"No one's saying don't vaccinate your children," Rita Shreffler, executive director of the National Autism Association, told AOL News today. "Dr. Wakefield didn't say that either. He made a simple recommendation that vaccines be examined more closely. Kids today get 36 vaccinations before kindergarten. In my day you just got a handful. What we're saying is you need to take a look at the vaccination process today." – AOL News

The point we would make when it comes to the elite's dominant social themes in this day and age is one we made a few days ago. In the 20th century, the elite's fear-based propaganda was overwhelming, but in the 21st century it is not. Instead of believing what they have read, many bright, alert people go and read alternative explanations. The elite messaging – and its messengers – are thus devalued. Let us call the process "meme nullification."

It is not true, for instance, that confiscating weapons results in fewer violent incidents, or even fewer deaths. Britain confiscated guns and now has an epidemic of "knife crime." As knives are confiscated, Britain will no doubt face a similar epidemic of "club" or "fist crime." A beating can be just as damaging as a gun, maybe moreso – though the poor victim might not have received a beating had he or she been armed, even modestly. People notice this sort of thing because the information is readily available to them – as it has not been in the past.

Yes, regarding Wakefield, meme nullification is constantly at work. People are predisposed to believe that a one-size-fits-all treatment (vaccines) is possibly not a good thing; and thus Dr. Wakefield's message falls on repetitive ears. Various power-elite programs are dependent on vaccination, including, possibly, upcoming efforts at "chipping" the population (which is already taking place with animals). Any individual who provides pushback against these generic, "herd" treatments is a serious threat. Dr. Wakefield probably does not understand the full extent of the damage that he has wrought, or is rendering.

The Daily Bell tries every day in various ways to bring across the point that the modern Western dialogue is a struggle between the truth-telling of the Internet and the fear-based propaganda of the Anglosphere. In fact, the Anglo-American power elite seeks global governance and uses its promotions to harry people into giving up wealth and power to global institutions. Here is an article that just appeared in the American Spectator that further buttresses our observations:

The Wakefield formula of hijacking medical science by spreading flimsy fears through the Web is now mainstream. Today, anyone willing to pay for newsfeeds that continually distribute and obtain prominent placement in Google searches can have their medical scare stories and half-baked research virtually circle the globe ten times over before the truth takes its first step. Rest assured, unbalanced media reporting, biased researchers and publicity-seeking medical professionals will spread panic for their own gain.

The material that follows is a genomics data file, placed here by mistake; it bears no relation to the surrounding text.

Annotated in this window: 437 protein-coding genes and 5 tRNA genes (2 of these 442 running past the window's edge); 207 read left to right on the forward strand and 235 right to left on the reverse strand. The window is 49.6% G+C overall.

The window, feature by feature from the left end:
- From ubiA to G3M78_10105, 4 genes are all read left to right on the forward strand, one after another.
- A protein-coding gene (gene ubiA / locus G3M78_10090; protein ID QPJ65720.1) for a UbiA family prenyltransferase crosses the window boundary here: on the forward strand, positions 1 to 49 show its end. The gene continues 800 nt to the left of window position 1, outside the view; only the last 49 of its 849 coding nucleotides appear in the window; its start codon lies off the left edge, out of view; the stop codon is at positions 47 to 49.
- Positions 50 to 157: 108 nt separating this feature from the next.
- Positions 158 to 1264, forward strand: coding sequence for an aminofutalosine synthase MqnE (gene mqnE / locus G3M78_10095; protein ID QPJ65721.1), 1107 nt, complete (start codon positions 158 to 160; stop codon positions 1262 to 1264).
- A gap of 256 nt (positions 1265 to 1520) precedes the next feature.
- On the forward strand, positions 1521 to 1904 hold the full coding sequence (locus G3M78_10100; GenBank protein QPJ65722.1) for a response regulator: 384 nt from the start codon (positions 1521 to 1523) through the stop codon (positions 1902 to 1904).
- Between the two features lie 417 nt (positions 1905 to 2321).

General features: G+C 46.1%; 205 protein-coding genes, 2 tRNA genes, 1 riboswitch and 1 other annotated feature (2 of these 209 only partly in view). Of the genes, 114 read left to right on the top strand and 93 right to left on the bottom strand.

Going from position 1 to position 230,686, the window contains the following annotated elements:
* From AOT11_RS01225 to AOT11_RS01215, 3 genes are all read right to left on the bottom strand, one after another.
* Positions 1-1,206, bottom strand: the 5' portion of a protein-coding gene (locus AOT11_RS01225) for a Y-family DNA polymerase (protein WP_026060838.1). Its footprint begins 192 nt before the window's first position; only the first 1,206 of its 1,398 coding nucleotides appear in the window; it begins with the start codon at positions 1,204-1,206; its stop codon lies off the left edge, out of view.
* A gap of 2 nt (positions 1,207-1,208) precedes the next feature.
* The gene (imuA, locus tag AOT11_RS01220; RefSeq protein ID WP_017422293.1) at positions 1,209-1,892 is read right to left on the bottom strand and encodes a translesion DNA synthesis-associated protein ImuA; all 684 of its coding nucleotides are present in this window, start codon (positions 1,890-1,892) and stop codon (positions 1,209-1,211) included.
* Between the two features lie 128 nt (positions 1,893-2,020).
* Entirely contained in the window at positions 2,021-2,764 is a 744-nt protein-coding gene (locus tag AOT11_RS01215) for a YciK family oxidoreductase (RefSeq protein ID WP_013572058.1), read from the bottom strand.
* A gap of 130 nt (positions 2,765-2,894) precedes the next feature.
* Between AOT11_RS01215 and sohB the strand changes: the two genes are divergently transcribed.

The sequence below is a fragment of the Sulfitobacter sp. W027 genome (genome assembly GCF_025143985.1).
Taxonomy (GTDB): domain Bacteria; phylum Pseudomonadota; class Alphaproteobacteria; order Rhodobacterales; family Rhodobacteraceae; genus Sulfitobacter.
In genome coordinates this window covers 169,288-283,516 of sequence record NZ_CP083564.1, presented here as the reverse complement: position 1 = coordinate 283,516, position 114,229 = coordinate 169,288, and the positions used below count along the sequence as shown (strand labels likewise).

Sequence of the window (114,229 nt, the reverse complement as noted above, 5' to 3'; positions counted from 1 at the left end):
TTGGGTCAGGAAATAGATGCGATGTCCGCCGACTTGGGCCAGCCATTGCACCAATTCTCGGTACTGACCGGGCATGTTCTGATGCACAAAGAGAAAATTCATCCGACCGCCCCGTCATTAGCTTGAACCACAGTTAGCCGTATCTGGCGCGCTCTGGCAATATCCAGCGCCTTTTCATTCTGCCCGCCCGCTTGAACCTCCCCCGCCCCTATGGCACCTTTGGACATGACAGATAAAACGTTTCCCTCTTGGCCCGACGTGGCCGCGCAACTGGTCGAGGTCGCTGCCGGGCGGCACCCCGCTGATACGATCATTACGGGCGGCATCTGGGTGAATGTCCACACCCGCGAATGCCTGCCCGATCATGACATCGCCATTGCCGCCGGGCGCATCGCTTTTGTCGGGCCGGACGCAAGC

Hence, Wakefield's imitators are many and are damaging the public health in equal measure. David Healy, another British physician, published a small study matching Wakefield's 1998 research for shoddiness to spread panic about the link between suicide and a class of antidepressants called SSRIs. It led to a decline in the use the drugs and an increase in teen suicide. David Graham, a Food and Drug Administration (FDA) researcher, circulated an unpublished study through the Internet claiming Vioxx was responsible for 100,000 deaths. The rest is history.

Wakefield may be discredited. But as long as the Internet is manipulated to inspire fear about using and developing medical innovations – and as long as researchers, journalists, and politicians spread these misperceptions – people will die and Wakefield's lethal legacy will endure.

The American Spectator's (irritated) point is that the elite does not, anymore, have the field of news, opinion and education to itself. The Internet, like the Gutenberg Press before it, has given plebes a voice. The whole paraphernalia of academic degrees has been built up incrementally to ensure that the power-elite approved "expert" will have the final say; yet now the system becomes a kind of push-back manufacturer. Every proclamation is met with wandering ‘Net fingers; every assertion made with the confidence of multiple Ph.Ds now joins with an inquisitive Google search that reveals an alternative.

Meme nullification is real. Big Pharma and the shadowy elites behind it could take Dr. Wakefield into a public square and rend him limb-from-limb and vaccines rates will still remain stubbornly lower. People have read different information on the Internet and made up their own minds. Not only that, but we have noticed of late that entirely different explanations for how immunization works and how germs relate to the body are beginning to show up on the ‘Net. (Thanks to our intrepid feedbackers for this information.)

After Thoughts

Generally, the truth-telling of the Internet is making it harder for the elite to insist on specific interpretations of the Way the World Works. This has significant ramifications as the ability of the elite to insist on a certain world view is critical to the continuance of power. The conflict between the dominant social themes of the elite and the truth-telling of the Internet continues to deepen. The ramifications are immense.